Other than quarterback, no other position this spring will face the same level of fan and media scrutiny as Oklahoma's defensive line. Everything we previously knew about the DL position has changed in the last three months.
Jackie Shipp is gone, replaced by Jerry Montgomery. Plus, no more waiting for multi-year contributors Stacey McGee or Jamarkus McFarland or Casey Walker to reach their potential.
The biggest question, though: What defensive scheme is OU going to run, 4-3 or 3-4?
With graduation losses and attrition, OU has two returning players with any playing time, Torrea Peterson, who was suspended or hurt for most of 2012, and Jordan Phillips. There's only one other DT on campus this spring, redshirt freshman Jordan Wade. OU suffered a blow in DT department when Quincy Russell did not graduate from junior college in time to enroll for spring ball.
So, the young DTs will get lots of reps this spring. From an athletic standpoint, Phillips has the potential to be an elite DT, a true difference maker. He made some plays last year in limited action, but he was not a dominating force by any means.
With Peterson, you really have to wonder if he will ever produce on the field. Like Phillips, the potential is very high.
Wade started getting some buzz during bowl preparation. Some offensive linemen talked about him being a difference maker at DT.
If OU changes its scheme, the D might only play one of them at a time. Ideally, Mike Stoops would probably prefer
to stick with a four-man DL, but two DTs are going to have to prove that they belong on the field every down and against every offensive scheme.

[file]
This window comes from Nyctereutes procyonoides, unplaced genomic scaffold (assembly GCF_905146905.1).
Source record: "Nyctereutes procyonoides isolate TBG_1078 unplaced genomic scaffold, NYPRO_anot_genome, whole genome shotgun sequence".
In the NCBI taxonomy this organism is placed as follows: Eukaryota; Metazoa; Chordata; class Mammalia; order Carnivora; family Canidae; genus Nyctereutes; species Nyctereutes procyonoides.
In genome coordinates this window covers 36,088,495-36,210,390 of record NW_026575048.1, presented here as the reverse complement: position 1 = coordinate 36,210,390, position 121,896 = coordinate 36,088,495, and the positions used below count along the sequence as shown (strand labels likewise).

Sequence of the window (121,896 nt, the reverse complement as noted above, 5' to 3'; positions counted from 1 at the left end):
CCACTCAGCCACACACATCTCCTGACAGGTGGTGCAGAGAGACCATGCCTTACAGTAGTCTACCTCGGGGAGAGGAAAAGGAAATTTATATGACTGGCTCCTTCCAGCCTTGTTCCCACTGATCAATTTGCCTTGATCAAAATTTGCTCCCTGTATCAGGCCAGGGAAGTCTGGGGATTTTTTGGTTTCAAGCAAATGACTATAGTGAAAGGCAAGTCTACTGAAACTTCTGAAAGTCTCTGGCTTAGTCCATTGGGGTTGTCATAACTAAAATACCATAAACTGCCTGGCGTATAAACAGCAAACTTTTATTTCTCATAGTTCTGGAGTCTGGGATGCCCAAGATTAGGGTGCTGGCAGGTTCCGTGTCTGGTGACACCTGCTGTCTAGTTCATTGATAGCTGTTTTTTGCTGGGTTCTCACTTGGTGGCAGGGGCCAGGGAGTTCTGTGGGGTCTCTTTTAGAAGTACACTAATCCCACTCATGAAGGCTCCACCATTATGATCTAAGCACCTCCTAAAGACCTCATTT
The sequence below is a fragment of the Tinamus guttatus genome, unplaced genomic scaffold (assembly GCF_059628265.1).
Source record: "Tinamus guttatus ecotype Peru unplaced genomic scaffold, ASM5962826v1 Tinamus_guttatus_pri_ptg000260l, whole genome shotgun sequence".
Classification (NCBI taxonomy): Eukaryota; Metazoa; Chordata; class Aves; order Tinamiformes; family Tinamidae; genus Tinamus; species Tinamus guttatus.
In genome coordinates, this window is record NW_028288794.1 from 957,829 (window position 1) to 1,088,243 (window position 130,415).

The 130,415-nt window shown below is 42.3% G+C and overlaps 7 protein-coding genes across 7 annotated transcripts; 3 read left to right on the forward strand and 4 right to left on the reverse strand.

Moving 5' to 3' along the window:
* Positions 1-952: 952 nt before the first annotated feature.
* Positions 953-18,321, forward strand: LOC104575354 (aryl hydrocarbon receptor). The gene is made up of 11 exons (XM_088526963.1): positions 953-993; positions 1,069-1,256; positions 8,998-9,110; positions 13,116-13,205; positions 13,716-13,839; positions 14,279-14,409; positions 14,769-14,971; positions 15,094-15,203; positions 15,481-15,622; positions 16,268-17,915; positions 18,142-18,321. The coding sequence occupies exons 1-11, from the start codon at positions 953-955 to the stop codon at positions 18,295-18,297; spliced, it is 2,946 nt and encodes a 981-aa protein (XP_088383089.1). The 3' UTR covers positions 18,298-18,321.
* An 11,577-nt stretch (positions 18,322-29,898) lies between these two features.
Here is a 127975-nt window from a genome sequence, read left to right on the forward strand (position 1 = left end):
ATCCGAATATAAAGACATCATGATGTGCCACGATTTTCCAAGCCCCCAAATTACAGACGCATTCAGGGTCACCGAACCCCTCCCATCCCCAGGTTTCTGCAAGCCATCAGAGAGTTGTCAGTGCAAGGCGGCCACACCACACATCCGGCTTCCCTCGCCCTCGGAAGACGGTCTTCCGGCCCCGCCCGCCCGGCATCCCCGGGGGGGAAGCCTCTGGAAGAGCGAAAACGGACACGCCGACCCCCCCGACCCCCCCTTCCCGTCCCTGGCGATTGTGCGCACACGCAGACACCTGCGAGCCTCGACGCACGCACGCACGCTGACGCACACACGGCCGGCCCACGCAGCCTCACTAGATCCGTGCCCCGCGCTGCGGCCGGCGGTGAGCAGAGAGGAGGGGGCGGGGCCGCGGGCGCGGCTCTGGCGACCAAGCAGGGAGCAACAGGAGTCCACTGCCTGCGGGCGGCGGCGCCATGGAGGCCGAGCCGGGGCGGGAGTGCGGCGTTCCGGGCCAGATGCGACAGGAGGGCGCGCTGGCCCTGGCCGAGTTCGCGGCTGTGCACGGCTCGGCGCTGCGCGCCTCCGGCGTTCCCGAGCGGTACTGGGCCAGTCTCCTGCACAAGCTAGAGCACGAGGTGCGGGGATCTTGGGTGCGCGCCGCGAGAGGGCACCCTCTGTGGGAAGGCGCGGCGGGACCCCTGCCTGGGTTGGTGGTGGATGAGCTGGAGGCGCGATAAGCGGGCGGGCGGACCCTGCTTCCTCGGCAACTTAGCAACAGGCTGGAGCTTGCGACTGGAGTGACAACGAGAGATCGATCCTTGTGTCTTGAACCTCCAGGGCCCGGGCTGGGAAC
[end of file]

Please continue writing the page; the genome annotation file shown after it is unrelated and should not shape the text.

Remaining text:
The dropoff at defensive end last year was significant and could no longer mask the underwhelming play at DT. This spring, OU needs to find new DEs who can play against the shotgun/spread running game and get pressure on passing QBs. Simply put, OU needs DEs making plays on the other side of the line of scrimmage.
Geneo Grissom and Chuka Ndulue return, but neither player is sure-fire lock to start this fall. Ndulue has the best stats of the returnees, but he did the least with the most playing time last year. Once he moved back to DE late in the year, Grissom seemed at times to be the best DE on the field. During winter workouts Grissom posted a 4.65 40-yard dash at 6-4 255, putting him in that elite athlete category.
If not Grissom or Ndulue, then watch out for Charles Tapper, Michael Onouha and D.J. Ward. Tapper and Onouha received limited playing time last fall, but athletically are in a different league than most of the guys on the roster. Tapper (6-5, 265) could be a 3-4 DE – he has been likened to a faster version of Frank Alexander. Meanwhile, Onouha (6-5, 240) could end up playing outside linebacker in that same scheme.
D.J. Ward missed his senior year as a result of changing schools. Having enrolled early at OU, Ward, who's now up to 6-4, 255, will get a chance to enter the race in the spring for PT in the fall.